However there is one pencil that could be the Promate's twin, aside from not having a rubber coated plastic barrel. Instead the Alvin Draft/Matic DM03 has a plastic body. Otherwise they look identical, as shown by the side-by-side presentation in my post, Two Of a Kind. They even share limited interchangeability of parts! If it were not for a few internal differences the 2 pencils could have been produced in the same factory, even on the same machinery. But it's the differences that make the Ohto Promate it's own pencil and not a "clone".
The Ohto Promate id constructed of a plastic barrel covered in rubber, which happens to be black. There is a bright metal nut/spacer in the tube that the knurled chromed metal grip/tip screws to. The inner lead reservoir is a clear plastic and the clutch mechanism is housed in a white translucent plastic. There is a small spring that supplies the return force to the clutch mechanism that fits between the white housing and the nut spacer which has a short tube that fits inside the grip/tip. The lead reservoir does not come free of the pencil because the tube the eraser fits in is metal and fits over the lead reservoir. As the reservoir is pulled out the eraser holder hits the part of the nut/spacer inside the body tube. The push button cap is removed to show the eraser. The eraser is removed so the reservoir can be filled. Beneath the eraser is a clean-out-rod.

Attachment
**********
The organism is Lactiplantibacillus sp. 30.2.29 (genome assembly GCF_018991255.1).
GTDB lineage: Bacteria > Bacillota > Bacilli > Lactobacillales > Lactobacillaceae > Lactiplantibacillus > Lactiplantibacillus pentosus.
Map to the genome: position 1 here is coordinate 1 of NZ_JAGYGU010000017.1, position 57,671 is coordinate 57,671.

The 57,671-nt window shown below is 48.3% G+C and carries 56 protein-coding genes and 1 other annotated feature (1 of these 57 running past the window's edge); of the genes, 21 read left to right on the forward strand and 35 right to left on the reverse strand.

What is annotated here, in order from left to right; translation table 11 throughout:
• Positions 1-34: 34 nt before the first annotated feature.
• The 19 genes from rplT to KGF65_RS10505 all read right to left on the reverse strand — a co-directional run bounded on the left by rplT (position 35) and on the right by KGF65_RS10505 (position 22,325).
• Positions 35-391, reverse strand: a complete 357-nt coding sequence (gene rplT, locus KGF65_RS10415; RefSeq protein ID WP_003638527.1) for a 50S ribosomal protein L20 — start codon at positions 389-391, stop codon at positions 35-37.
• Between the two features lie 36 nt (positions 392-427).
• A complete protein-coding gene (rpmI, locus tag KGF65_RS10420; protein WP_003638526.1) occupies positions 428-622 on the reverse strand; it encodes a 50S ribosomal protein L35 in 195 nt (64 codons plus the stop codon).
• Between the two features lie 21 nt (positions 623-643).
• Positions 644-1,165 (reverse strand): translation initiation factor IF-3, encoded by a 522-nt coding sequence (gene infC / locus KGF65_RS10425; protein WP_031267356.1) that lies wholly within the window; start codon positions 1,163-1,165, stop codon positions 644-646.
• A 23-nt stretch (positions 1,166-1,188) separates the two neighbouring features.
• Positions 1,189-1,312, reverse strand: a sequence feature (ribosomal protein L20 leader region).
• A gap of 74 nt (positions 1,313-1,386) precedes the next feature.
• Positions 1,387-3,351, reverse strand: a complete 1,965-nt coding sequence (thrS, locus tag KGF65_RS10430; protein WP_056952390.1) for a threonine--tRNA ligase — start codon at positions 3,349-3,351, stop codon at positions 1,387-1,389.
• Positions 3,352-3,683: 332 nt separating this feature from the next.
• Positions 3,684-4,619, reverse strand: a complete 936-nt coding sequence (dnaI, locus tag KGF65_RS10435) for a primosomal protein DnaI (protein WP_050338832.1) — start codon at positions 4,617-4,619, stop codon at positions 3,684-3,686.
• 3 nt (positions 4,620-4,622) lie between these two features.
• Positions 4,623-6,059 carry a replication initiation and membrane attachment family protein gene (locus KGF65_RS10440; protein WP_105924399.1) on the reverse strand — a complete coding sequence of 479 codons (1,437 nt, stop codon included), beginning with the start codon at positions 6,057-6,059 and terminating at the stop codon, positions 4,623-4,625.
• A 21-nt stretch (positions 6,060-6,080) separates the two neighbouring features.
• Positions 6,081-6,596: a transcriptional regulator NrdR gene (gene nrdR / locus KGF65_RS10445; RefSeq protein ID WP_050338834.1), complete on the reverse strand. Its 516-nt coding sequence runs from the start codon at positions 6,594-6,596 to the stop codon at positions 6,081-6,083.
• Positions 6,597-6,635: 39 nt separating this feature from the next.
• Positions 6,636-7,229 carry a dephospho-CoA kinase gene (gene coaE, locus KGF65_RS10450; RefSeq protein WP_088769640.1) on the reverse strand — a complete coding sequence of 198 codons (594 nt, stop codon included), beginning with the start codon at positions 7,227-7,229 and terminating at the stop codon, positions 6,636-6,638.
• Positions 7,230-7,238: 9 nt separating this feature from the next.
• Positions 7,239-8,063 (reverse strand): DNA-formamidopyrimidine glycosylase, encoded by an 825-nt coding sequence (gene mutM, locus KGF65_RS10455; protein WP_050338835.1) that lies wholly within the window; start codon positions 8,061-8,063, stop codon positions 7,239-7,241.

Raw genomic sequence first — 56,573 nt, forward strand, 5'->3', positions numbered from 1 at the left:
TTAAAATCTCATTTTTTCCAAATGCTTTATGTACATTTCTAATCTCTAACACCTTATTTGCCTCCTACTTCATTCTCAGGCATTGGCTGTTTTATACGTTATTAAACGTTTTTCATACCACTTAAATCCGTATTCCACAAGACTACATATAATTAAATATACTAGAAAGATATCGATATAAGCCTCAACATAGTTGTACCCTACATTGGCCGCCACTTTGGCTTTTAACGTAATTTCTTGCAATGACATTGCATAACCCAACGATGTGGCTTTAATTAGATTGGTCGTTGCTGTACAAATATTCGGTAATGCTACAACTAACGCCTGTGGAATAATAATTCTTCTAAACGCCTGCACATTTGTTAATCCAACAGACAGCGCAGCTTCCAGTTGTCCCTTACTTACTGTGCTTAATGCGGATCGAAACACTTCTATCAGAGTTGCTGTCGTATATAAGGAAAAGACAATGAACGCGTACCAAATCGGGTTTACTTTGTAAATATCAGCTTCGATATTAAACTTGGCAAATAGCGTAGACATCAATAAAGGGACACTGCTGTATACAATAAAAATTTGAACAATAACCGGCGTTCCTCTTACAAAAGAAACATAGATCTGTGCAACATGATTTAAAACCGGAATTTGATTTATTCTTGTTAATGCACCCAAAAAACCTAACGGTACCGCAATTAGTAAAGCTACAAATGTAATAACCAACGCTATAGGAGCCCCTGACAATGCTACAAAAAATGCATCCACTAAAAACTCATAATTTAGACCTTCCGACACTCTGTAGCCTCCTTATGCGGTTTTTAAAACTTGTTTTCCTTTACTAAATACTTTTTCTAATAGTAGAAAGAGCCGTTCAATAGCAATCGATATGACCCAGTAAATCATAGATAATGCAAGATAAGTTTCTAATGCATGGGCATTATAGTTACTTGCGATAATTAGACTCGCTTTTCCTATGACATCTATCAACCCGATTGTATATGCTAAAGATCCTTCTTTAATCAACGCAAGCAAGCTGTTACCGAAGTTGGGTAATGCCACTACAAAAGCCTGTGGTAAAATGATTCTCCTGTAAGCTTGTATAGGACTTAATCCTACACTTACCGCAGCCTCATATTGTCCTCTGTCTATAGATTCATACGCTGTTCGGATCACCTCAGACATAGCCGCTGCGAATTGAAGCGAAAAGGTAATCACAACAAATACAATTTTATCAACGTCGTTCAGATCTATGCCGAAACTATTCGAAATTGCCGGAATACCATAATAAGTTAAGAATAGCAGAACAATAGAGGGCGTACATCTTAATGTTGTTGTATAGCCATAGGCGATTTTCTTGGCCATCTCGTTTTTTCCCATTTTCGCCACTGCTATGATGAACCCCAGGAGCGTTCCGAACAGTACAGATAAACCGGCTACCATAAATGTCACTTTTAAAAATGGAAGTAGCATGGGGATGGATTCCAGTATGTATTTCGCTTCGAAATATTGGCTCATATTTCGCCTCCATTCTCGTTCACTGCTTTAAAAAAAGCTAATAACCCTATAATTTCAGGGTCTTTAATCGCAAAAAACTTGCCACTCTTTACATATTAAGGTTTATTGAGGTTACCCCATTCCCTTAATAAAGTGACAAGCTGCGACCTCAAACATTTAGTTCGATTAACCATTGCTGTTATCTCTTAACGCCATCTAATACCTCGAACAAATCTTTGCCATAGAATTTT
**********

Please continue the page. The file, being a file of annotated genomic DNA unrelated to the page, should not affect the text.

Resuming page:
The appearance of the Promate is very attractive. Like I wrote above, very classic in design - the contrast of the flat black rubber coated barrel and the silver colored imprinting on the barrel as well as all the chrome plated exterior metal parts reminds me of a Black Tie Social Event, to which the Ohto Promate PM-703 would look right at home.
For those of you who like such details, it only takes 2 "clicks" to get enough lead out to write with. Thereafter a single "click" will advance enough lead as you continue to write or draw. With so little lead exposed there is very little "wobble" of the lead in the lead sleeve so lead breakage is held to a minimum.
The 2 drawbacks I can see with the pencil concerns the LGI at the top of the pencil. In bright light the silver on black letters and numerals are hard to see due to glare. They are better viewed in a shade or low light or indirect light. The chromed LGI housing is extremely loose. Just handling the pencil can cause the LGI to move enough to move off the initial setting. There doesn't seem to be any way of tightening the housing, so it's just something I have to get used to.
Despite the LGI problems, which are really minor, the Ohto Promate PM-703 is a very good example of a classic drafting pencil. However the Ohto Promate is no longer made, so if you want one you will have to do an Internet search to find one.